I just returned from the May 22-June 3 2010 Simply Italy tour. It was so amazing. You can’t believe how much of Italy you get to see in 13 days. The country is so rugged and beautiful and you get to see 2000 year old history. The trip has been designed to capture the highlights of Italy at a reasonable rate (try doing Italy for 100 euro a day on your own – one hotel night and a meal can easily cost that). We had nearly perfect weather, around 24 C and sunny.<BR><BR>I am writing to share my experience to encourage anyone considering this trip and also to provide tips/ideas. To give some background, I am a 28-year-old Canadian and I went with my husband. Neither of us had traveled outside of North America before except for our honeymoon.<BR><BR>We had a full tour bus of 51 people. I estimate that there were about 16 couples, of the people traveling by themselves or with friends two were guys and the rest were women. Most people were in the 25-35 age category. Over half the group was American, with the rest split between us Canuck, Aussies, Brits, Asian, Malasian. Our tour group was friendly and getting to share this experience with fun people from around the world made for some great memories.<BR><BR>We had Maryangela (Angie) as our tour manager and she was outstanding. She’s an experienced guide especially for the Italian tours as it’s her native country. She got the mix just right in our view of giving us background info on the sights, providing a lot of humour, keeping 51 people on schedule, giving travel tips, etc. She got to know each of us and would do her best to keep everyone included and helped out as needed. At each spot she would give you a “top 5” list of things to do and a map.<BR><BR>This tour is a good mix of coastal areas (Sorrento, Capri, La Spezia) and the cities (Florence, Milan, Venice, Rome). <BR><BR>My husband and I did all the optional activities and found they really gave us the full experience of the tour, and the optional meals all felt like a good value when we compared to the cost of eating a three course meal with wine ourselves at a nice restaurant.<BR><BR>In terms of food (Italian food has always been my favourite kind), between the different restaurants and local specialties on this trip you will have some outstanding food (personal favourites included some of pizza and pasta, homemade foccacia, the gelato, bruchetta, gnocchi, risotto, and the seafood). You will also have some food that is so-so, the included meals are hit and miss as they are working with a small budget to feed 51 people. If you have special dietary needs they will try to accommodate you if possible but don’t expect elaborate changes. The continental breakfasts in the hotels aren’t much as the Italians don’t usually have more than espresso and a croissant, however there is enough to get by. The food at the Autogrill where you stop for breaks and sometimes lunch is fairly basic but they usually had different options. In my travel notes I’ve listed a few of the meals to give an idea.<BR><BR>Here are some notes about each day.<BR><BR>Day 1-2 Travel to Rome<BR>Having a shuttle pass pre-booked from the airport to the hotel saved us from having to get a cab. Day 2 evening in Rome there is a meeting for the group to do some paper work and Angie gave us some information about the tour. We had an included meal in the hotel of pasta, pork kebabs, and a coffee flavored dessert. <BR><BR>Day 3 Rome to Sorrento<BR>Everyone loved Sorrento in southern Italy. It is picture perfect with beautiful coastal views and little cobblestone paths lined with cute shops. The locals were laid back and friendly (except for the drivers, just like any where in Italy you had to be careful crossing the road as Italians can be crazy drivers and are horn happy!).<BR><BR>Today you tour Pompei, the ruins are impressive and everyone took a lot of pictures. You had late afternoon time to walk around Sorrento. Everyone meets up for an appetizer drink, and those of us who had paid for the optional pizza night went off for delicious all you can eat pizza, wine and lemoncello. We all went to a pub after and I had another drink there. I learned that they mix drinks stiffly in Italy!<BR><BR>Day 4 Capri<BR>You take a lovely 20 minute cruise to this island and then most people went on a two hour boat ride around the island. Unfortunately I learned the hard way to keep my drinking to a minimum and wasn’t feeling well enough to go on the boat but everyone said it was fun. The blue grotto had jelly fish so people didn’t get to swim. Capri has all different levels on it, there is a more touristy main area, once you go up top there is actually a shopping area combined with a gorgeous garden and then there is an even higher point you can go to. If you want to walk up the island be prepared as it is STEEP. Some people turned around part way up. Taking the tram up is another option. J The views from the top were the best on the trip in my view. <BR><BR>Day 5 Sorrento to Florence (passing through Tuscany)<BR>This is a 6 hour on the bus day. We went around the bus to introduce ourselves to pass some of the time and this was nice to hear more about people. You stop at a lovely Tuscan winery which is built in an old castle and have a wine tasting. A lot of people bought wine or olive oil (the olive oil in Tuscany is some of the best in the world). We went to the karaoke bar that night as my husband loves to sing. It was fairly basic but has these giant beers and cocktails you can get. Those of us who went made our own fun by doing lots of singing along and dancing.<BR><BR>Day 6 Florence<BR>This day was a lot of walking. Florence was a favourite city for a lot of people. There are good reasons it is so famous. The history in the museums and building here is amazing and there are nice shops and streets to explore. Everyone goes with the local guide in the morning, there is a visit to a leather place with shopping opportunities. In the afternoon quite a few people went to the The Accademia Gallery to see the David (a beautiful sculpture, you really have to see it) and some of us also had booked the Uffizi (a very significant and large museum, packed full of Renaissance art). If you do the Uffizi I recommend reading more about the art in advance, we found we couldn’t absorb that much as unlike the Accademia they didn’t have detailed descriptions with the art. Many of the pieces are religious in nature.<BR><BR>Tonight there is the optional Tuscany dinner and I highly recommend it, it was definitely one of the best nights. You go to this remote restaurant in a beautiful area, it was just our group and another Contiki group and the food was delicious (I won’t spoil the surprise).<BR><BR>Day 7 Florence to La Spezia<BR>After an hour on the bus you go to see the leaning tower of Pisa, there isn’t much else there but we still enjoyed getting a look at it. Later in the day you have a very nice boat ride around Cinque Terre (5 islands) and you can get a foccacia at this place that specializes in them (it was so good, try the pesto version). It is possible to go on a hike on this day for anyone who likes more rugged hikes. You can pay a few euro to go on “The Walk of Love”. It’s this very scenic paved path along a cliff and there are all these locks that couples have left to signify lasting relationships. Sounds cheesy, but all the couples we were with enjoyed going along this path. The dinner that night was included and most people liked it, it was pesto pasta, salad, baked chicken and ice cream. A lot of people stayed in tonight.<BR><BR>Day 8 La Spezia to Milan<BR>You start with a three hour drive into Milan and Angie gave us a nice history lesson. A group of us went for lunch together and everyone had a delicious meal, including risotto which is a specialty of Milan. The Milan cathedral is really gorgeous, try to check it out. Some people had managed to get tickets to see the Last Supper. The afternoon is free time, a few women bought items such as Prada purses but a lot of us didn’t buy much as Milan is the most similar to a big North American city such as New York or Toronto. It is still fun to look around though that’s for sure, can’t beat the window shopping. People also enjoyed the included meal of the night and then a bunch of us went to a local pub and had a good time there.<BR><BR>Day 9 Milan to Venice<BR>We had another nice boat tour on Lake Garda (the largest lake of Italy). Once on land there are pretty gardens to explore and little shops. We were supposed to then to go to Verona but the city was closed due to the international bike race that was happening so we went to our hotel outside Venice and we took the train to spend an evening in Venice. Venice certainly is charming and we enjoyed exploring. A group of 14 of us had a fabulous dinner at a restaurant in Venice with wine and aps (it was pricey but worth it). I had a grilled seafood platter with polenta. Some of us bought some paintings from one of the local artists.<BR><BR>Day 10 Venice<BR>This is a long day but a great day. We took the train and boat to Venice and started with a good guided tour including St. Mark’s square, bridge of Sighs, Doge’s palace, etc. Then there is a glass making demonstration which was impressive and you can shop at that place (pricey but great selection). Next is a lace making demonstration and again shopping opportunity (prices were decent here, support the last remaining Venetian lace school!). Most of us did the gondola ride. Even with two other couples in our gondola we still went all out with the prosecco and kissing under bridges, it’s a fun time. Then there was free time and a lot of us did shopping. We went inside St. Mark’s Basilica and it is all golden and intricate, very impressive. Be careful with the bank machines in Venice. I had to try three before the last one which was located in a bank gave me money (the others gave error messages). Once I got home I saw that one of the first two had actually withdrawn the money even though it didn’t give it to me! So stick with the ones that in a bank when in Venice. <BR><BR>We didn’t have enough people to do the Venice river cruise so some of us did the optional dinner in Venice. You got tons of food at this meal and live music (there was another Contiki group and people were singing and at one point we all did the chicken dance – surprisingly fun!). When the group all met up together for the ride back, Angie played the daily song on her Ipod during our boat ride and people started dancing and everyone was laughing and clapping. It was one of the best spontaneous moments.<BR><BR>Day 11 Venice to Rome<BR>You spend over 5 hours on the bus today to go from north Italy south back to Rome. Angie played some games and we filled out the Contiki evaluation. Once we got to Rome we got a walking tour. There is a lot to see including the Pantheon, Trevi fountain, The Piazza Navona including the fountain of four rivers. You are back to the original Rome hotel and dinner was included.<BR><BR>Day 12 Rome<BR>This is another long day on your feet but amazing sights. The morning is the Vatican museum and Sistine chapel. They are packed with tourists but very worthwhile. We walked to St. Peter’s square and caught the last 10 minutes of the Pope’s weekly Wednesday address (in Latin). The large square was packed. Then we lined up for nearly an hour for the 1pm opening of St. Peter’s Basilica to the public. Again it was worth it. If you are Catholic or even if you are not, the grandeur of this church will move you. It is spectacular.<BR><BR>We were taken to the Coliseum and the ruins outside it and had a thorough two and a half hour tour there. Two trains and a bus later we were back to our hotel getting ready for the Rome farewell dinner.<BR><BR>32 people from our group did the farewell dinner. The food was good and there were opera singers for part. We got our picture taken with a Gladiator at the front for 6 euro J. This was a nice night for group pictures and to say good bye to those who weren’t going dancing. For dancing we went to a place that changes 20 euro but it’s all you can drink. We danced up a storm and had a really fun time even though it wasn’t late for most of us due to the flights the next day. This night helped with closure to say goodbye properly. You do get pretty attached to your tour mates as you’ve had such a great experience together.<BR><BR><BR>Tips/ideas<BR><BR>There are a ton of photo ops (one couple took 2500 pics, we took 500) so bring your memory cards and backup batteries<BR><BR>We were asked to pay for all our optional activities early in the trip (as we were doing them all it was about 225 euro each). Our travel agent had recommended we bring 500 euro to start and that was good advice.<BR><BR>Recommend a money belt for men and for women to get a travel bag. It’s good if they can be worn crosswise over the body and have built in security features (mine had a wire in the strap so it couldn’t be cut, you could clip the zippers shut so they couldn’t be opened quickly). I could comfortably carry my water bottle, sunscreen, etc.<BR><BR>Women, bring more capris or skirts that are a bit longer if you want to go in the churches, or be prepared to carry a wrap to cover your knees. There are a lot of cathedrals on this trip and they are really beautiful to see so you don’t want to miss out.<BR><BR>Wear supportive shoes (not flip flops). The cobblestone streets are hard on the feet and can trip you up. You are walking all day on a lot of the days so cushioning is key. Something like Sketchers or Puma shoes can still look nice.<BR><BR>There are not a lot of bathrooms in Italy in general, so you have to be patient with the lines and a few charge a small amount to use them. My husband spent a lot of time waiting for me so guys be prepared! Usually there was toilet paper but often no toilet seats J<BR><BR>Do try to pack light unless your husband is like mine and will carry your 38 lb bag for you! I did use everything I packed but that was a heavy bag to cart in and out of the hotels. My husband was helping some of the women with their bags as well.<BR><BR>Spring and fall are good times to do this trip as the weather is likely to be warm but not too hot and the tourist crowds while still heavy will not be as packed as summer.<BR><BR>Take a night off here and there from drinking if you want to avoid the Contiki cough. The 7 am wakeup calls, walking all day, and drinking late at night will catch up to you!<BR><BR>You don’t get as much time for shopping as you think. You don’t get time to really search for the perfect items for everyone you want to buy for so pick things up when you find them. We bought most of our stuff for other people in Venice. In Milan a lot of the items could be found in North America and didn’t seem as unique as the leather/lace/glassware in Venice. I ran out of time to buy for everyone I wanted to.<BR><BR>Keep a travel journal and update it at least every other day. It’s impossible to remember everything otherwise.<BR><BR>Don’t wait for the Contiki info pack to arrive to book The Accademia Gallery or the Uffizi in Florence or the Last Supper in Milan. By the time a lot of us got the information package these were booked up. The information said to book the Accademia and/or Uffizi on your full day in Florence after 1pm but no later than 330 pm. <a href="http://www.firenzemusei.it" target="_blank">www.firenzemusei.it</a><BR>Milan – Entry to Santa Maria delle Grazie featuring the Last Supper can be booked on the La Spezia to Milan day 8 after 1:30 but no later than 4pm. cenacolovinciano.org<BR><BR>Get the group picture. It turns out really well and you won’t have another chance to get all your Contiki friends in one shot.<BR><BR>Get to know people. Some of people who came by themselves didn’t try to connect with others and I don’t know if they had as much fun as was possible.<BR><BR>Be prepared for crowds!! Florence, Rome, and various other areas can have heavy crowds.<BR><BR>If anyone has any q’s feel free to post them and I’ll do my best. <BR><BR>Just do this trip if you can!! It’s a trip of a lifetime.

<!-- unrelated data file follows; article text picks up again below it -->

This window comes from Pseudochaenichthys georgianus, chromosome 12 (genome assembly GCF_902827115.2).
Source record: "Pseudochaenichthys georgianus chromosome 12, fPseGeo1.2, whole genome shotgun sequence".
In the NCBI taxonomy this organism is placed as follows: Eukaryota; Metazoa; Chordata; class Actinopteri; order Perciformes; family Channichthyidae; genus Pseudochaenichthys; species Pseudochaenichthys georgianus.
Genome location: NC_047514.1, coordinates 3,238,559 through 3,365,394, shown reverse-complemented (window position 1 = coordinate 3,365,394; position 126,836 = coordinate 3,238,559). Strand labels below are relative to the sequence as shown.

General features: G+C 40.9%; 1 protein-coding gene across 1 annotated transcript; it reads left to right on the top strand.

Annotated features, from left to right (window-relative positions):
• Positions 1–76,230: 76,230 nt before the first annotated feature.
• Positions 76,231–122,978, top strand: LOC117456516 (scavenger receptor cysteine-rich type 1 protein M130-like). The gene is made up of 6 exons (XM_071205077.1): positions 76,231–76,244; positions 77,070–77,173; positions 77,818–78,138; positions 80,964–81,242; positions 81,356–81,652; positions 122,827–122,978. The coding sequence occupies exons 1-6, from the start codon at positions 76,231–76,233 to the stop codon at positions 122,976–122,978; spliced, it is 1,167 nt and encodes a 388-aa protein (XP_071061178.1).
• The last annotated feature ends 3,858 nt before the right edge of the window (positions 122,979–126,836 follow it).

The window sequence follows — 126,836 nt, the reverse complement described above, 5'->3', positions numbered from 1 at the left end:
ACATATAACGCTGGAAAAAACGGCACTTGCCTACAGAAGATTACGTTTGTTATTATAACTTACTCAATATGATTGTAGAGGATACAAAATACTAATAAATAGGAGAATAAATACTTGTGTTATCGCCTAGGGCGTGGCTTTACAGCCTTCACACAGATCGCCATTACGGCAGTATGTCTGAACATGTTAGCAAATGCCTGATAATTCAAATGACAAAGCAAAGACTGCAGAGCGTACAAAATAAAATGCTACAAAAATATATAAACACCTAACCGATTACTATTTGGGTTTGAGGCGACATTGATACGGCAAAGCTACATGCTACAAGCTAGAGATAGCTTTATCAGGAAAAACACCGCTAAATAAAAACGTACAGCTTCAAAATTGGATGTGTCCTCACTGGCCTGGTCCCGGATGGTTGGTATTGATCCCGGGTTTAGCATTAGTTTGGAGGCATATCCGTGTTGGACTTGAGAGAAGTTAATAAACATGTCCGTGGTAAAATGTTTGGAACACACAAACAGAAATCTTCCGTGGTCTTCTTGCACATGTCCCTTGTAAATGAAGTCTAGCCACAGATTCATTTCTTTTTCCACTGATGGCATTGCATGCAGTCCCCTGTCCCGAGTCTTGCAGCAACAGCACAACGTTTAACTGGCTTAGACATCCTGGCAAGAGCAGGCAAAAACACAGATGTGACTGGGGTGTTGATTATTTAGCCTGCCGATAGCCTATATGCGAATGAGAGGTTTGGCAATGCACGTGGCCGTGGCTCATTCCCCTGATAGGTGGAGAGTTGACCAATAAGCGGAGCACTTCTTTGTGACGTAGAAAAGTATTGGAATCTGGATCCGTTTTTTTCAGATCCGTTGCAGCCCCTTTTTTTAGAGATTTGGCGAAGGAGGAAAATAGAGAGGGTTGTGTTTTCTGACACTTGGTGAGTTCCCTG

Read the responses
21 responses so far